I'm moving school at the end fo this year but I hope the Grade Three classes continue to connect with people like Kenn. The students have really enjoyed the experience and have redefined their learning by using some of the technology we have available.

Friday, May 10, 2013

Sir Ken Robinson's message

The above video is another talk by Sir Ken Robinson. I chose to post this talk as I think it is a nice summary of his message regarding education. His first book, 'Out of Our Minds: Learning to be Creative' is one of the few resources I've read that has dramatically changed the way I teach, and I thoroughly recommend it to anyone interested in education. 'The Element' is also a great book and I'm eager to read the second book in this series - 'Finding Your Element' when it is published on the 21st of May.

Saturday, April 20, 2013

The only problem was the flying chickens

Our next Unit of Inquiry looks at the power of imagination and creativity. Passion projects, Genius Hour, Oasis Time - whatever you choose to call it, is going to be a big part of our approach for this UOI. We figure that this is a great opportunity for us to let our students really go for it without having too many other 'demands' on us. Hopefully the results will be so amazing that this will become more of a regular structure next year.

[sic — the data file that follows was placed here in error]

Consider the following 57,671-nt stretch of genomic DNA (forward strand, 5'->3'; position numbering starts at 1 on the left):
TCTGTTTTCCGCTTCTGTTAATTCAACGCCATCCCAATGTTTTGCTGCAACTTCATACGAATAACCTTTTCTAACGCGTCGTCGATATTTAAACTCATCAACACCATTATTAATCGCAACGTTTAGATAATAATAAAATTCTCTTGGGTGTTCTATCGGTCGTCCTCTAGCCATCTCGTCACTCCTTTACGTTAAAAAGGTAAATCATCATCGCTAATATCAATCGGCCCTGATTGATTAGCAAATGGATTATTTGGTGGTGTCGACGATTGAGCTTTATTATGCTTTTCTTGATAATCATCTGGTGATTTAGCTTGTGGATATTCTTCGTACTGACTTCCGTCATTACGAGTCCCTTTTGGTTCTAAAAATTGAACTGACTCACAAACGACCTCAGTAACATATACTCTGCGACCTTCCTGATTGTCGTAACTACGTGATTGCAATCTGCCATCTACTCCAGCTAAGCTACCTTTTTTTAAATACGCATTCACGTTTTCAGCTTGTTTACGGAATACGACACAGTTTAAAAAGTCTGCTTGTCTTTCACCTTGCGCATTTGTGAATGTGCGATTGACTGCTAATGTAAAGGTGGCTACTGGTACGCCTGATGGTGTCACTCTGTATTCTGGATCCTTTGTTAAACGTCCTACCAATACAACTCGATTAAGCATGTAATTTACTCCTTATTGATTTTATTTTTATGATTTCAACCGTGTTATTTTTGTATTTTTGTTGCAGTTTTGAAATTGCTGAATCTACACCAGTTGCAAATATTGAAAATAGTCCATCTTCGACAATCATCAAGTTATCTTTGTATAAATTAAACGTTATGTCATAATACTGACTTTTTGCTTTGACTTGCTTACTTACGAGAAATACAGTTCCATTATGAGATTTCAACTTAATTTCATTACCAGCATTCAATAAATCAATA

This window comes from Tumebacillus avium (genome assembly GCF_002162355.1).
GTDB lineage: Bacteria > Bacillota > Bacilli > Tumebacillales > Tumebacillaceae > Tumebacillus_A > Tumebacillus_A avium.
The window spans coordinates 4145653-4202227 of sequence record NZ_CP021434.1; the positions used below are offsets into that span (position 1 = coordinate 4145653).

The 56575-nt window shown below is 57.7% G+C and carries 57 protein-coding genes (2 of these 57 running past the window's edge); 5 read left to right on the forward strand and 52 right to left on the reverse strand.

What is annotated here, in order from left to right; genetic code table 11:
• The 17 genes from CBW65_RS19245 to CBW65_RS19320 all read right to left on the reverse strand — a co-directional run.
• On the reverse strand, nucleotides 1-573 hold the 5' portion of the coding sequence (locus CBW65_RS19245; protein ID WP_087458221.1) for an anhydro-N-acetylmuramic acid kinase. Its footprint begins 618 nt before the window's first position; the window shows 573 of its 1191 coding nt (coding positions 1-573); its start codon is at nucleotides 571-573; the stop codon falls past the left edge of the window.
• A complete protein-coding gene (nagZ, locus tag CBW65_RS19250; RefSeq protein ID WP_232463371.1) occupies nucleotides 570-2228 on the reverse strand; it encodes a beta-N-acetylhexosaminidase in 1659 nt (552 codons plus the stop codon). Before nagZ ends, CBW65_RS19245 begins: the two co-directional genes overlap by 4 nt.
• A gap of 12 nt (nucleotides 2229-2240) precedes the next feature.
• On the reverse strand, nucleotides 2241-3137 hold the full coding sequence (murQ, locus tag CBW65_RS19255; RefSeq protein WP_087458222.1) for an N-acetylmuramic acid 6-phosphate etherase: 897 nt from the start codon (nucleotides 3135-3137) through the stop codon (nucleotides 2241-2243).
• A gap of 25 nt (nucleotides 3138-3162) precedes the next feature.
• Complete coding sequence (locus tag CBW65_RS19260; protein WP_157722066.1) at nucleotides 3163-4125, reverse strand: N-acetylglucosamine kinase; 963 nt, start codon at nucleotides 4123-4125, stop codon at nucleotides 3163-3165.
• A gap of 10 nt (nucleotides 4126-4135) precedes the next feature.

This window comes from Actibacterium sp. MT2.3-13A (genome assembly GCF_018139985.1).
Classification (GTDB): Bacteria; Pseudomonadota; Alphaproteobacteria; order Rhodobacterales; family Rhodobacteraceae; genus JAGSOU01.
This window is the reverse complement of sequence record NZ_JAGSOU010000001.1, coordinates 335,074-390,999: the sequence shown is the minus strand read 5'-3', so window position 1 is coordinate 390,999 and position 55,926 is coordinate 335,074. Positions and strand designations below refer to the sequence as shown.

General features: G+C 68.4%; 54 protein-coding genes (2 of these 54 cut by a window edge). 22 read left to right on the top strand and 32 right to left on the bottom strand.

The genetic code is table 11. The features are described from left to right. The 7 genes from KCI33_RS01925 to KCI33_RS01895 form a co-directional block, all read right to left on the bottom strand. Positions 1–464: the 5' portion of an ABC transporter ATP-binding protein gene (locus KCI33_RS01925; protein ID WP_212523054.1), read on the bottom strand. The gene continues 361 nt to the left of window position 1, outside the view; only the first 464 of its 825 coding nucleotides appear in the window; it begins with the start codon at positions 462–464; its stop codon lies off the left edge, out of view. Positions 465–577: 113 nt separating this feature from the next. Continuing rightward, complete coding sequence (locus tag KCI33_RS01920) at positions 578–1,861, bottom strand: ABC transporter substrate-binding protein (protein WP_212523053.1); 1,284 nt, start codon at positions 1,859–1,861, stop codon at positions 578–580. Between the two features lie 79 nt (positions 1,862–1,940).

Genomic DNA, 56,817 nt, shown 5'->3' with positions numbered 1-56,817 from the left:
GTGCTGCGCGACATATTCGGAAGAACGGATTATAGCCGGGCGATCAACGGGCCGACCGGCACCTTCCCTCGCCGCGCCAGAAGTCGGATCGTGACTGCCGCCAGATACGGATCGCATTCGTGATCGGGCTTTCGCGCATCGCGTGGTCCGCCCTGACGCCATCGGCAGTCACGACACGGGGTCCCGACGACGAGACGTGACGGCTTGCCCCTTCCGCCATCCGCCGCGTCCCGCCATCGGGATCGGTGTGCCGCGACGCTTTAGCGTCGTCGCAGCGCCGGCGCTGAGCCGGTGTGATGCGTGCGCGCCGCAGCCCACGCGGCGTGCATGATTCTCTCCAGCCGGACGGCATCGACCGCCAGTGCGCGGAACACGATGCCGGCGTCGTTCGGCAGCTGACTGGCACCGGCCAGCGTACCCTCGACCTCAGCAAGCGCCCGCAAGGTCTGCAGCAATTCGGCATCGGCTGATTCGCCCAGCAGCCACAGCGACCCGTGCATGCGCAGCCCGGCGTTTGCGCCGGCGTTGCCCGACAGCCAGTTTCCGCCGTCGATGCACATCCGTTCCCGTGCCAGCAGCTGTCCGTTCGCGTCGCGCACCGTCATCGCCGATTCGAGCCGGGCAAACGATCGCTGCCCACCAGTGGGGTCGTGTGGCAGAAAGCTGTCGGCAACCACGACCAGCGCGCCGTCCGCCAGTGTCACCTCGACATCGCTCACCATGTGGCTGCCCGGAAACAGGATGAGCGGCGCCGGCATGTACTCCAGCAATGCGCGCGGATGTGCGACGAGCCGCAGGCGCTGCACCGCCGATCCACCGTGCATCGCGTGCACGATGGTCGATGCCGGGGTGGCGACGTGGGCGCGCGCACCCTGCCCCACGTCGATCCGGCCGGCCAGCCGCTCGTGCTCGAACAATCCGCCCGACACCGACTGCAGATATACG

We followed an system to plan this UOI that is referred to as the 'bubble up approach'. This means that we aim to connect each students' passions to our own curriculum framework. So the students are deciding on their own passion and then bubbling it up through their own persnal UOI to choose a TD Theme, skills, concepts, specific subject areas, action opportunities and anything else that applies to their inquiry. 

We've called upon the expertise of many teachers outside of our regular grade level teachers - there are many experts that can help us. One of these, our librarian, is helping us organise a group of students that want to explore Minecraft. She has run an after-school club with some middle school students and is amazed by how well they manage themselves as a group, make decisions and achieve goals together. In fact, their only problem was that someone was creating flying chickens and sending them around their Minecraft world. This was dealt with by the group once they all discussed the problem and decided on an appropriate outcome. We're hoping that our grade three students can achieve some similar results. Other inquiries include cooking, creating on-line games, building designs out of wood, organising sports tournaments, creating music and artwork.